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Tom Gledhill: What is being compared and contrasted here is the administration of two different vineyards and the disposal of their fruit. On the one hand, we have King Solomon’s literal vineyard in Baal Hamon, which he lets out to tenant farmers. On the other hand (8:12), we have the girl’s own metaphorical vineyard which unlike Solomon’s is not to be let out for hire. Her person, her body, her sexuality are not to be made an object of a commercial transaction; she cannot be wooed with money. She herself is in sole charge of her future destiny, and she will only give herself freely to the man of her choice.

Jack Deere: Verses 8-12 are a flashback explaining (a) the protection of the beloved by her older brothers when she was young and (b) her subsequent initial meeting with Solomon [I do not adopt this historical drama approach]. The Song concludes in verses 13-14 with statements that show the couple’s love has not lost its intensity.


A. (:8-9) Reflections on Her Physical Development from the Perspective of Her Brothers and Their Concern for Her Virginity (Chorus)

1. (:8) Guarding the Sexually Immature

“We have a little sister, and she has no breasts;

What shall we do for our sister on the day when she is spoken for?”

Duane Garrett / Paul House: The chorus describes the little sister by saying that she has no breasts. She could therefore be anywhere between a small child and a preadolescent. The sexual nature of the depiction is striking; it defines her in terms of her sexual maturity. This contrasts with the more typical way of defining childhood in terms of mental capacity, as in Isa 7:15–16 (ability to make moral choices), Isa 8:4 (ability to say “father” and “mother”), Jer 1:6 (ability to speak with eloquence), and Jonah 4:11 (ability to distinguish left from right). But the description is appropriate because it is precisely the sexual life of the girl that is the focus of the chorus’s concern.

Tom Gledhill: The brothers were watching their developing young sister protectively. As in the allegory of Ezekiel 16, they watched her grow up and develop and become the most beautiful of jewels. Her ‘breasts were formed and her hair grew’. In Ezekiel 16:8 we read, ‘Later I passed by, and when I looked at you and saw that you were old enough for love, I spread the corner of my garment over you . . .’

2. (:9) Guarding Her Virginity

a. Analogy to a Wall

“If she is a wall,

We shall build on her a battlement of silver;”

Tom Gledhill: The next point at issue is to decide whether the metaphors of the wall and the door are saying the same thing, or the opposite. For a door can be either open or shut, a means of entry, or a barring of access. Are the two halves of the verse in synonymous [cf. Duane Garrett / Paul House] or antithetic parallelism [cf. Richard Hess]? It is impossible to be certain and it is probably best to leave the matter open. In any case, the question of the brothers is one of self-deliberation, of speculating about her potential for chaste or unchaste behaviour.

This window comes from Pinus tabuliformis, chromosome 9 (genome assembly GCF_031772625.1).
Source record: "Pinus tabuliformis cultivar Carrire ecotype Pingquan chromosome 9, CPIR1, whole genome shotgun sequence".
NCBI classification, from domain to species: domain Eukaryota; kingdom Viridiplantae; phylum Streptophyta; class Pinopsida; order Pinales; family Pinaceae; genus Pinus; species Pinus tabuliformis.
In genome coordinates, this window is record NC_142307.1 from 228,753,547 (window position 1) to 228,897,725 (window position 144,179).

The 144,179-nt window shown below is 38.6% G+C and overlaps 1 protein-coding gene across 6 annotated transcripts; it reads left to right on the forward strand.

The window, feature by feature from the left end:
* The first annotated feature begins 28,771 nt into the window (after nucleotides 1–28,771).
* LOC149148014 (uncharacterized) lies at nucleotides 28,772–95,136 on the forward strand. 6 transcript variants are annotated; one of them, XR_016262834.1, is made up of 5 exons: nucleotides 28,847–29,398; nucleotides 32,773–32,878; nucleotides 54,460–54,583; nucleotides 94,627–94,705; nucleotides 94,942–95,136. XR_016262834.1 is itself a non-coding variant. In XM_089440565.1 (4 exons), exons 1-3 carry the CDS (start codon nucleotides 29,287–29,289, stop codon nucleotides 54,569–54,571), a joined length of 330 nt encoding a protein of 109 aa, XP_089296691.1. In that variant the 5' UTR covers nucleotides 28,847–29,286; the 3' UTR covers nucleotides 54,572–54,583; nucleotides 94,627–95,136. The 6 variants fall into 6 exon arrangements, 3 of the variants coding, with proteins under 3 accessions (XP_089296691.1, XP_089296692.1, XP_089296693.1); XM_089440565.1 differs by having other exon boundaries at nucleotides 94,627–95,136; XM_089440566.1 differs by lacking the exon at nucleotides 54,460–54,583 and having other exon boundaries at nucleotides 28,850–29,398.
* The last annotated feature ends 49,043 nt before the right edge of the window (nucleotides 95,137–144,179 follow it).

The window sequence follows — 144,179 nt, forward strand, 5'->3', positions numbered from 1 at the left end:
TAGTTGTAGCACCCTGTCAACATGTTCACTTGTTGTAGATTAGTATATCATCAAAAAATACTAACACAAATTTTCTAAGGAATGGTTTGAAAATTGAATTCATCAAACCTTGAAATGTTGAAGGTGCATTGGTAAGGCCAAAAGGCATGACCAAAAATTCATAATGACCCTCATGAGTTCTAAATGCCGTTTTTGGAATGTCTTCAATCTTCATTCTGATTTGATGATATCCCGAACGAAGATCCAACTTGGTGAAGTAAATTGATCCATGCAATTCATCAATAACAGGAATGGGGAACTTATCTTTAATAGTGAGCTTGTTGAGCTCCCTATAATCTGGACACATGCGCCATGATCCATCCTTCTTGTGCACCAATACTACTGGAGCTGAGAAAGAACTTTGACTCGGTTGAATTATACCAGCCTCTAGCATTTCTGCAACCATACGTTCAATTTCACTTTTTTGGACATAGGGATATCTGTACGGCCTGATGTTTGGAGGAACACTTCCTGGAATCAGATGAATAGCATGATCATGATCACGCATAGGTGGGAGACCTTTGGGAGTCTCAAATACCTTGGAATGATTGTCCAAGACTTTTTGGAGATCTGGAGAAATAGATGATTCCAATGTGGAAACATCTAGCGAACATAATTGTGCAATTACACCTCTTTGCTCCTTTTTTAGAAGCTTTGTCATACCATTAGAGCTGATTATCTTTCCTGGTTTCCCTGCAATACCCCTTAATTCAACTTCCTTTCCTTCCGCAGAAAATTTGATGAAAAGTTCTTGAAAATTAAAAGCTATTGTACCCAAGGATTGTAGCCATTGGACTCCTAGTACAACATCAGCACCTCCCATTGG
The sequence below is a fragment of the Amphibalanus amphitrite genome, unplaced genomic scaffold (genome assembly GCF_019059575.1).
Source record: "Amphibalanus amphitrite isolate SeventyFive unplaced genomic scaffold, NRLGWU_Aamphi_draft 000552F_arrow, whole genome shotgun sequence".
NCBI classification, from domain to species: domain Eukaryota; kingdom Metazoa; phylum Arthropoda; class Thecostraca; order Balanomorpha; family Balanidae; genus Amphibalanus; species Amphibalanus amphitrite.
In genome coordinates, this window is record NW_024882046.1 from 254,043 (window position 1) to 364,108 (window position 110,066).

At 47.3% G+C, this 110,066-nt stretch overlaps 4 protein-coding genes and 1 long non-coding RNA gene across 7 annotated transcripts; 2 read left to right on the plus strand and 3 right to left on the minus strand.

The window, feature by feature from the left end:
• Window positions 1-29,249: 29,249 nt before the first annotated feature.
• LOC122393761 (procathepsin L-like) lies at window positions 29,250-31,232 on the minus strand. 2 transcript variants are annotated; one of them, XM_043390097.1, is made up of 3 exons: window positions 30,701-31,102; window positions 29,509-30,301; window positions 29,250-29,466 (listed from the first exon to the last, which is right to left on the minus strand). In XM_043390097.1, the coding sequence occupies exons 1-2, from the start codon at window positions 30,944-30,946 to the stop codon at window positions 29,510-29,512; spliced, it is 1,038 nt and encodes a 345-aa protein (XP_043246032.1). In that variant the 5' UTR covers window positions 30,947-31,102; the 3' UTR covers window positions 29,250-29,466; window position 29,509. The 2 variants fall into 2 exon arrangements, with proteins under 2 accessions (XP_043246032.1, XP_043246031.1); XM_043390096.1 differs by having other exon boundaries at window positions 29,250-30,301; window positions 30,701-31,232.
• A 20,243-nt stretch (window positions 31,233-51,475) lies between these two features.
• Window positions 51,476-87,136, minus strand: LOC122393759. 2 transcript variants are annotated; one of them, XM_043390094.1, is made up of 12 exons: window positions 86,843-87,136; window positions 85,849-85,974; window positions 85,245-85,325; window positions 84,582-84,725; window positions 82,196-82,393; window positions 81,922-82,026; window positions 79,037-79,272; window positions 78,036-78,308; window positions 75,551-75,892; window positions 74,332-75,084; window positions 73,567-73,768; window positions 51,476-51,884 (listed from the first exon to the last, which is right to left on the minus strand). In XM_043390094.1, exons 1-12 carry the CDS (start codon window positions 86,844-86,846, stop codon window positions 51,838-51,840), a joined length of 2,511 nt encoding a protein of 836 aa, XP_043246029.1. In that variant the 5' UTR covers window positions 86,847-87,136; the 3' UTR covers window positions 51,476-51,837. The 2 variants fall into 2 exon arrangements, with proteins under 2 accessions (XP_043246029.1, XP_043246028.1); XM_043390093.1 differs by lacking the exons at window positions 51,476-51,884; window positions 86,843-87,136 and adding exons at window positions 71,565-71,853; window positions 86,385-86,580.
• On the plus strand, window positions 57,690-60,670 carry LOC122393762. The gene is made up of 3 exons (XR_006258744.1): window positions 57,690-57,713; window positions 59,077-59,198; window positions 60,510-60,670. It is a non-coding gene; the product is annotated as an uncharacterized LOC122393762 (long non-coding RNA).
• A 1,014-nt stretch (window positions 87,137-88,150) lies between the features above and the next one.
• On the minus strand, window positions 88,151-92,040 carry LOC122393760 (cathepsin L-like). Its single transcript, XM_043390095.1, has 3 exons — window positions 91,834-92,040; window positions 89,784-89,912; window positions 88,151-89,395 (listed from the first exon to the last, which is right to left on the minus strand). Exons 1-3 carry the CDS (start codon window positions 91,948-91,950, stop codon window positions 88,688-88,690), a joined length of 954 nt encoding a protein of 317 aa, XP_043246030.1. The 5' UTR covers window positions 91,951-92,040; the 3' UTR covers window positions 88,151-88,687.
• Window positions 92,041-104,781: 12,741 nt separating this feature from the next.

Iain Duguid: Since the accoutrements which the brothers to add to her, a battlement of silver and boards of cedar, both seem to be more decorative than functional, it is probably best to take the metaphors as parallel. Thus far, her purity is unblemished, and the brothers propose to adorn that feature (perhaps to make up for the lack of other physical attributes, such as developed breasts) as their marketing strategy.

b. Analogy to a Door

“But if she is a door,

We shall barricade her with planks of cedar.”

Duane Garrett / Paul House: The “tier of silver” and the “plank of cedar” are both meant to fortify the castle (the virgin) against assault (loss of virginity). The metaphor does not concern how she might lose her virginity (whether by force or by consent); it only indicates that the chorus intends to prevent loss of virginity. Silver and cedar, however, are ornamental; they are not materials one would typically use for defensive bulwarks. This is self-evident in the case of silver, but cedar is associated with palatial dwellings as well (e.g., 2 Sam 7:2, 7; Jer 22:14–15; 1 Kgs 5–7; Ezra 3:7). The implication of using expensive and decorative materials (as opposed to iron, stone, or generic wood) to secure the virginity of the girl is that her status as virgin is to be honored and maintained in a way that enhances her dignity. She is not placed in a prison like a criminal; she is protected like a precious treasure. The historical analogy is how the virgin daughters of David were honored with decorative clothing (2 Sam 13:18).

Richard Hess: The metaphor of a wall describes an image of a city wall that protects the inhabitants. Here its contrast with the door in the second half of the verse may suggest that this describes two different situations, the first where the female resists (like a wall) and the second where she acquiesces (like a door). In the first case, the brothers will build a silver battlement along and on top of the wall. In addition to the added security that they wish to provide their sister, and so protect the honor of their family, there is also the beauty or adornment that this brings. Its translation from the metaphor to the reality of their sister’s condition means that the brothers remain watchful to guarantee that her honor is not compromised and that her beauty is adorned in the best way possible. The same is true of the picture in the second part of the verse, but here the female is more inclined to yield to her lover’s advances. The cedar panels (lûaḥ) of the door would provide both protection and strength, giving the door increased security. It would add beauty to the entrance so that all who pass through would be impressed by the home. The same is true of the brothers’ concern for their sister. They wish to protect her and to add to her beauty as well as to the nobility of their home.